Labor Code: How To Know if Your Rights Are Being Violated
by Anne Marielle Eugenio, March 18, 2020 7:54am
Art by Dani Elevazo
We all know that once we’ve become part of a company, we need to abide with the rules of the company. This is not to earn the “employee of the month” award, but to have a smooth relationship with your employer. But how can you tell if the employer’s crossing the line when it comes to the “rules” of labor?
Companies have violated their employees’ rights and their workforce have no clue about it. We still have issues about contractualization or “endo,” unfair compensation, inhumane work hours, and termination without due process. Sometimes, the employees, especially in the rank-and-file positions, are being abused without them knowing it. We’re here to remind everyone of the forgotten rights of the workforce.
Have you encountered companies that discriminate against applicants? That is against the law. Our labor code says employers should give equal opportunities regardless of race, gender, or religion. For instance, the management shouldn’t terminate a female employee because she got married. Both male and female should have the same rights and equal compensation.
Security of Tenure
It would be devastating if our boss would tell us that we’re terminated without knowing why. The law prohibits all companies to dismiss any employee without a just cause (basically company misconducts) and without due process. Should the person be terminated, the management should inform them ahead of time, at least 30 days before their last day in employment.
Sometimes, our job becomes our world that we forget the things and people that really matter. Without proper care for our well-being, our job can take a toll on our health and relationships. This is why the government limits an employee’s working hours to eight hours a day—if they exceed, they are entitled to overtime pay. Companies are also mandated to give their people breaks and a minimum day-off of 24 consecutive hours. This will ensure the productivity of the workforce.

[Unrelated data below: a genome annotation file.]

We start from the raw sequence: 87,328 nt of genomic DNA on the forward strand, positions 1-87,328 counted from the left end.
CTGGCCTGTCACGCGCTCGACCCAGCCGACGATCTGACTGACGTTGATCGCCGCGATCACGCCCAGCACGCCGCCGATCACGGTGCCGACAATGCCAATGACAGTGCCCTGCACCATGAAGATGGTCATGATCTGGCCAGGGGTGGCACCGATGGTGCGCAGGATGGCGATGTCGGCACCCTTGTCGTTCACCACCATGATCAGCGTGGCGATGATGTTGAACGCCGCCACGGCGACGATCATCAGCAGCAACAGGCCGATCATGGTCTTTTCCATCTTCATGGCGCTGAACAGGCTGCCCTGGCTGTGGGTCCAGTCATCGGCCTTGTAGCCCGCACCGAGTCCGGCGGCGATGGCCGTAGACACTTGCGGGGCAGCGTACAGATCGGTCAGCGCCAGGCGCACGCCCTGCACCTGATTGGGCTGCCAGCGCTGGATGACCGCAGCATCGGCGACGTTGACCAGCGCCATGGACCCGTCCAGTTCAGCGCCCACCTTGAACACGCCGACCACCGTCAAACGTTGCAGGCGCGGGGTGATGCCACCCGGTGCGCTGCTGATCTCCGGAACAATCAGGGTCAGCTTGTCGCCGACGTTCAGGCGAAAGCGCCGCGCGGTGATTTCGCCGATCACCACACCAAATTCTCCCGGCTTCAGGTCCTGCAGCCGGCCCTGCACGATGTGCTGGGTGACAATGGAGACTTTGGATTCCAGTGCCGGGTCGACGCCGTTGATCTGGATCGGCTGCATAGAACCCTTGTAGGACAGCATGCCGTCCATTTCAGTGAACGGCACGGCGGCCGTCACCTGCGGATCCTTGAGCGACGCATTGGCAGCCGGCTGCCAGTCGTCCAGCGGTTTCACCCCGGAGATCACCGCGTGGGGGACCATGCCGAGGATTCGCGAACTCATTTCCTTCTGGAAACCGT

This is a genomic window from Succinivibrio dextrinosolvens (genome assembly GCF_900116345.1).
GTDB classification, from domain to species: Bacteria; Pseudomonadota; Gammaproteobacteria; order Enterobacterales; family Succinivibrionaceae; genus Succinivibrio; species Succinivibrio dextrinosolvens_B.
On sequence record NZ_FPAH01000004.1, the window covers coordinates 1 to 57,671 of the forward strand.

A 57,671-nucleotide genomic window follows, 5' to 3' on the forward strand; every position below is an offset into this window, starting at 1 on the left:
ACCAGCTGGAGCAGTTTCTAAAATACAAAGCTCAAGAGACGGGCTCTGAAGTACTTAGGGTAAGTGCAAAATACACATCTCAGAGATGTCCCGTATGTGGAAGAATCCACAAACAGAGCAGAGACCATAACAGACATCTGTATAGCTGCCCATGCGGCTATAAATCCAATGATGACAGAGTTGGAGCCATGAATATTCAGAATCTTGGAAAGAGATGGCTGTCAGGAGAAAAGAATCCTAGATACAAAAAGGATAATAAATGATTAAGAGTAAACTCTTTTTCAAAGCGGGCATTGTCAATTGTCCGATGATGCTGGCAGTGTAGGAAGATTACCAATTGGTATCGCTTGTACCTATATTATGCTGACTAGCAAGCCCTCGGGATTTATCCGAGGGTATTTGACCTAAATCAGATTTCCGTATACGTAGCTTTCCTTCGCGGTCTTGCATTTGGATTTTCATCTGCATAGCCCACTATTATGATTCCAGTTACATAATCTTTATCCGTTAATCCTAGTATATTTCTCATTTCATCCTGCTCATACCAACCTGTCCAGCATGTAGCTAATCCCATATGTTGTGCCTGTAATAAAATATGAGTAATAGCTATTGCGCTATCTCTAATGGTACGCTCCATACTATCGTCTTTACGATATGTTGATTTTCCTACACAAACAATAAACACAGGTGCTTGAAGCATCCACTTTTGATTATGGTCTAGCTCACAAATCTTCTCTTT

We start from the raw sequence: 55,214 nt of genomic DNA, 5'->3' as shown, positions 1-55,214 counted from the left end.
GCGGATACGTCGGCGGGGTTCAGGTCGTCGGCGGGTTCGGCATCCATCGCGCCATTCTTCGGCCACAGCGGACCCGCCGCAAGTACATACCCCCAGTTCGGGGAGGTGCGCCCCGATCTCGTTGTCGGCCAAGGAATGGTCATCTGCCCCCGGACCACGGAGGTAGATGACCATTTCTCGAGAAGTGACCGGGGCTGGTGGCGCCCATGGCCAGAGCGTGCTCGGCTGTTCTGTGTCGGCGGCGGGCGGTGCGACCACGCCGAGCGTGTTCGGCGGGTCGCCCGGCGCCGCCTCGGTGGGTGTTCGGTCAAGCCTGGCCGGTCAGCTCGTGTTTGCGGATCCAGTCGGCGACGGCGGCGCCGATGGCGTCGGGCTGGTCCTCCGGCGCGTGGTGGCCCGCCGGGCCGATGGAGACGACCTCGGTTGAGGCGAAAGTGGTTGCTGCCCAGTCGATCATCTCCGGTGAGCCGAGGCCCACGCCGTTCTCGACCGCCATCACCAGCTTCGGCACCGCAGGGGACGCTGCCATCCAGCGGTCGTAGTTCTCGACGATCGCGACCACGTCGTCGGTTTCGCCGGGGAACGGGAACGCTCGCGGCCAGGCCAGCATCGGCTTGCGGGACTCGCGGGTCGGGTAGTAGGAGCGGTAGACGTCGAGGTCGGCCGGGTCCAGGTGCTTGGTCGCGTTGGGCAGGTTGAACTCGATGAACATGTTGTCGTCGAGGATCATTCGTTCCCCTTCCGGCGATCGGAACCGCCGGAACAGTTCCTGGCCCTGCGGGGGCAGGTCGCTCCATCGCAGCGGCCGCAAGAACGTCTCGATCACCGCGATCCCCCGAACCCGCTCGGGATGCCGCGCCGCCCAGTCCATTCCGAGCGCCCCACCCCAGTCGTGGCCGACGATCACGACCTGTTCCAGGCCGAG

For those working in the National Capital Region, the minimum wage is 537php per hour. Anything lower than that is injustice. The amount can only be adjusted if the hours rendered are shorter or longer than the usual working time. Wages should be paid in cash or legal tender at or near the place of work. Salary should also be given at least once every two weeks, not exceeding 16 days in interval.
Safe Working Conditions
Once you’ve engaged with an employer, it is their responsibility to give you on-the-job protection and give you a safe place to work. There are hazardous jobs like those in the mining and construction industry. The employer should pass the Occupational safety and health (OSH) standards to ensure protection and security.
Rights to Self-Organization
No employer should prevent a person from joining a union if they want to. As long as the group is a legitimate organization or union for the purpose of collective bargaining, they are free to join starting from the first day of their tenure.
These are the rights that we often forget but we should exercise. The next time you see an injustice in your workplace, whether about work hours, compensation, or discrimination, you can report it to the Department of Labor and Employment so these unjust practices can stop. We should know our value as an employee and as a person.
This article is based on the Labor Code.